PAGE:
Since its founding in 1988, the March of the Living has been a “rite of passage” for Jewish teenagers; the trip–arguably, the birthright israel of its day–was viewed as a heritage trip for Jewish teens to get a live and in-person view of the Eastern Europe they’d read about in books as backdrop to the Holocaust, and combine that with a trip to Israel that affirmed the indomitability of the Jewish people.

Now, says Forward reporter Jennifer Siegel, March of the Living’s recruited non-Jews and adults for the trip.

In one stark example, The City College of New York sent 10 students to Poland this week — only one of whom is Jewish.

Some Jewish communal leaders are thrilled at the wider participation.

“It’s just phenomenal,” said Joel Levy, the New York regional director for the Anti-Defamation League, which provided a $50,000 grant to fund the students’ trips. “This outreach is the kind of outreach that I think really promotes better understanding in our world and promotes a serious bridge between our community, the Jewish community, and the communities these students represent.” The ADL is also sponsoring non-Jewish students from colleges in California, and several graduates of its diversity training program. It has sent a documentary film crew to accompany the CCNY students.

In the Judaic Studies program at CCNY, 95% of the 340 students are not Jewish.

“That immigrant experience, and coming about and assimilating, it’s very much an experience I can identify with,” said Shivani Subryan, who came to New York from Guyana at age 6.

About the author

Esther Kustanowitz

For more posts by Esther, see EstherK.com, MyUrbanKvetch.com and JDatersAnonymous.com.

8 Comments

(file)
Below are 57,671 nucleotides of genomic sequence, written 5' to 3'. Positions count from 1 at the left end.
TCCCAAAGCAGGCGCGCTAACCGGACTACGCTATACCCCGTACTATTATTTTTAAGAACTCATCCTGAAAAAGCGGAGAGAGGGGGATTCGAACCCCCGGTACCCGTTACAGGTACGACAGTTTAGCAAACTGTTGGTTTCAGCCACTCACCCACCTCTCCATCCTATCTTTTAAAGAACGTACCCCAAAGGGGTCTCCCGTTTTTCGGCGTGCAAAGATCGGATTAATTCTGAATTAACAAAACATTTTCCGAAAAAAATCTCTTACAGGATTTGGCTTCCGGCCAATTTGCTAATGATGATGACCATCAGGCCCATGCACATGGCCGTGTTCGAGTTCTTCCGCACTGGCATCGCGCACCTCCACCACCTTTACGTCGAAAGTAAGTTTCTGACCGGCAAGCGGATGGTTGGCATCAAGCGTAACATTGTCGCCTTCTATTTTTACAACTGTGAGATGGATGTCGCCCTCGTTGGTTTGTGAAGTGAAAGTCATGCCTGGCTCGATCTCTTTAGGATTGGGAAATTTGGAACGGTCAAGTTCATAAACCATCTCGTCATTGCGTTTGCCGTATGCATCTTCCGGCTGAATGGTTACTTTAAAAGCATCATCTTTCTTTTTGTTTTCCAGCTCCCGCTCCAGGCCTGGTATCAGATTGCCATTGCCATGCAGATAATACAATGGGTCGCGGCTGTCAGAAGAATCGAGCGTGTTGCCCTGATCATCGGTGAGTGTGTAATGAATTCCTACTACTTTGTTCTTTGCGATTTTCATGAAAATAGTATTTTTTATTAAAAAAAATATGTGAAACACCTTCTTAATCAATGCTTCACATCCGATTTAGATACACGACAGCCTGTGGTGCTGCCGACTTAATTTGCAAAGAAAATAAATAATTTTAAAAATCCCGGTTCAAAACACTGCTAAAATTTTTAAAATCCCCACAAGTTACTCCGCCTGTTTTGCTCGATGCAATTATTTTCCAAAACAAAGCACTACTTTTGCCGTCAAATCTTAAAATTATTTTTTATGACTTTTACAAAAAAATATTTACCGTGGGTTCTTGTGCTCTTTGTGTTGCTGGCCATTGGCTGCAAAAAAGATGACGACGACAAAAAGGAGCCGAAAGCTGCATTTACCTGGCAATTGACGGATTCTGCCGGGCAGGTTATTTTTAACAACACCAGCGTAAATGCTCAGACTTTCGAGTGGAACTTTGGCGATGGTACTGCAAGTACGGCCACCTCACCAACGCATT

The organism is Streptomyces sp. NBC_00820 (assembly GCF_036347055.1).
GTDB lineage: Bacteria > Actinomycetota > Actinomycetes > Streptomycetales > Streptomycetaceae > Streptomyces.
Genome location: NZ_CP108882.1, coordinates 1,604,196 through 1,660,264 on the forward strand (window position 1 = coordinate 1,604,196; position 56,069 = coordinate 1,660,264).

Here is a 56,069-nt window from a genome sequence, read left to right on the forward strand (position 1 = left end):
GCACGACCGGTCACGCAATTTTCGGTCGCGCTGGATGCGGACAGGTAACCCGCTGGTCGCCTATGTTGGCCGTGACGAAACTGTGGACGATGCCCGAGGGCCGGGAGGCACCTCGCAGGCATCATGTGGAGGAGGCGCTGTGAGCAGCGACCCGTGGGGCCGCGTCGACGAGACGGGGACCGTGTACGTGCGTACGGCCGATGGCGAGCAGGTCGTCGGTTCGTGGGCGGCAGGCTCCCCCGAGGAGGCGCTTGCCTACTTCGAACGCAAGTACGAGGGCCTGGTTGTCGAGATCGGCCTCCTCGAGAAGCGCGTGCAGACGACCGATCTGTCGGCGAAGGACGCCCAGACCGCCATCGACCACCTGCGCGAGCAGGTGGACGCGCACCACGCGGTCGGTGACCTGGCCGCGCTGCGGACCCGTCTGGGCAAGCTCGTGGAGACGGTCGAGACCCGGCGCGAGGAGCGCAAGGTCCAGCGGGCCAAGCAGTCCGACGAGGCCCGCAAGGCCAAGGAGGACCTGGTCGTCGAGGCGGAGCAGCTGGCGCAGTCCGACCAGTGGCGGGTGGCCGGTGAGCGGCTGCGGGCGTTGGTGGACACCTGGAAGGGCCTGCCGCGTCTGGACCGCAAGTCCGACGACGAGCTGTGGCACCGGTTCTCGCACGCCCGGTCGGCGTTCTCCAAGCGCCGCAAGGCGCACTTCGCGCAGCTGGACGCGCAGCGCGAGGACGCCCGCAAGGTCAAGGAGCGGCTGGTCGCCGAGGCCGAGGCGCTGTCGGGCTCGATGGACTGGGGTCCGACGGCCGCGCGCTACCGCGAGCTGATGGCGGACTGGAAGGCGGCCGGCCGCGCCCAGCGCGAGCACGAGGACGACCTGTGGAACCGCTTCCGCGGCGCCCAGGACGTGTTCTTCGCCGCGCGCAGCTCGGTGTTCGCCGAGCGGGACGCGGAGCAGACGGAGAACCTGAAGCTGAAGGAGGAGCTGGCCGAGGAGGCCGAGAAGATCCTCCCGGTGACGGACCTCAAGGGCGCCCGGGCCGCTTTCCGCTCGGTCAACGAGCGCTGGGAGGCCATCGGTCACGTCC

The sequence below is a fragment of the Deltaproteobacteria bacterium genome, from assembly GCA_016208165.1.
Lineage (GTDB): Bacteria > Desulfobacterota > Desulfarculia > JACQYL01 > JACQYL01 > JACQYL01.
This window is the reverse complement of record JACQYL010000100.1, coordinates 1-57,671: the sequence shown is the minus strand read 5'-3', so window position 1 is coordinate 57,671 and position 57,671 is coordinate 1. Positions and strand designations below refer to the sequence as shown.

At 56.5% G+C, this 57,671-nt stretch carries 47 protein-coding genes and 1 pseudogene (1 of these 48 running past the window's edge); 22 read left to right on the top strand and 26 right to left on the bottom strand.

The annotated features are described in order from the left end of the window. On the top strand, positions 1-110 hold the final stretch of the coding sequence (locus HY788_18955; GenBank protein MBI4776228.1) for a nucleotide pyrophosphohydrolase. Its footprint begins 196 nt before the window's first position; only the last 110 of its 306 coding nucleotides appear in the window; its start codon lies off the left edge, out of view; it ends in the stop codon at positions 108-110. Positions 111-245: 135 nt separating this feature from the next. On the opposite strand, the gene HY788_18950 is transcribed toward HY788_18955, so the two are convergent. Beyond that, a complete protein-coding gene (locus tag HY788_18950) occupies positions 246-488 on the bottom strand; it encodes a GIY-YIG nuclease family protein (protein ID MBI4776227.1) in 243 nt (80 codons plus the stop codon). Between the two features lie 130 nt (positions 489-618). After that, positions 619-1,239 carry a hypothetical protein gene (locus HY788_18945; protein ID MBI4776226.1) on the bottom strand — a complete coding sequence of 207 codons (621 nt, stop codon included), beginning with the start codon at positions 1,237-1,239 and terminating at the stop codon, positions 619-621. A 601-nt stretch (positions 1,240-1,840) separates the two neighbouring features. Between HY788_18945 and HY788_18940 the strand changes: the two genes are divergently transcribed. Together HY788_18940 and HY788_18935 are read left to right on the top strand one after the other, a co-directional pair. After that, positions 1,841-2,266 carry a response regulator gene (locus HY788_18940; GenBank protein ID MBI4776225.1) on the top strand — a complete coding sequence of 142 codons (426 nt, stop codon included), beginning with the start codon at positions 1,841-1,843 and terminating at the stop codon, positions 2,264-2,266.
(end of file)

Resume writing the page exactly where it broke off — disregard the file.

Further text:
• Your on the right track, TM, but we have to fund *fun* Jewish education, ’cause I get the impression that yeshiva high schools might not be fun. Maybe we should fund Jewish educational cheerleading (“Gimme an aleph! Gimme a beis! Gimme a gimmel!”). Sorry. I just wanted to write “Gimme a gimmel”…

  • Fund all Jewish education: Orthodox, Conservative and even Reform. Make it easier for parents. Why on earth would Jewish groups fund trips to Poland for non-Jews WHEN THERE ISN’T ENOUGH MONEY AVAILABLE FOR JEWISH EDUCATION?! I mean, don’t get me wrong, I love non-Jews, but what is the logic here?

  • I remember the first March of the Living. Only the ‘choice’ teens were allowed on it and tested for maturity for reasons of being able to confront the horror at such a young age without pyschological ramifications. Nonetheless, us fellow high school kids drooled when they came back and told stories about getting plastered in Jerusalem.

    So not standing out academically in high school meant that I wouldn’t be allowed on the ‘march’ but in university when the opportunity arrived for a parallel and unassociated trip, I jumped on it and paid for my future wife’s ticket as well. While only 5-6 of us were religious, and me not being too ‘strong’ at the time either, I still was disappointed with the secular way everything was handled. Some other religious students stayed home out of that apprehension and hope of a future religious-oriented trip (you know won’t happen) and I think they made a big mistake. That trip, just being in those places, touching the rotting wood, seeing the mass toilets, being in the showers is something we will never forget.

    If you have the opportunity to do a Poland trip, do not let it pass.

  • It’s all gone Pete Tong is the best movie I have seen all year. This is the type of movie that I needed to come out, and it did. I am so excited. I highly recommend anyone and everyone checking this out.

  • Maybe there just isn’t enough interest on the part of jewish students to participate. Does anyone know if Jewish students are prevented from going because there aren’t enough places?.

  • Wine Guy, that’s an excellent question. I have no idea. I assume that it’s not “let’s send non-Jews and leave the Jews at home because they know enough already” and more along the lines of birthright grabbing up the heritage trip market among 18-26s, leaving an audience of mostly adults or non-Jewish students. Of course, this is all conjecture based on nothing. Maybe I’ve been drinking too much Rashi Moscato D’Asti (oh, the horror!)…

  • I think its great. But what I can’t wait for is for these non-jews in the entertainment industry to finally give kaballah a rest. YEESH!

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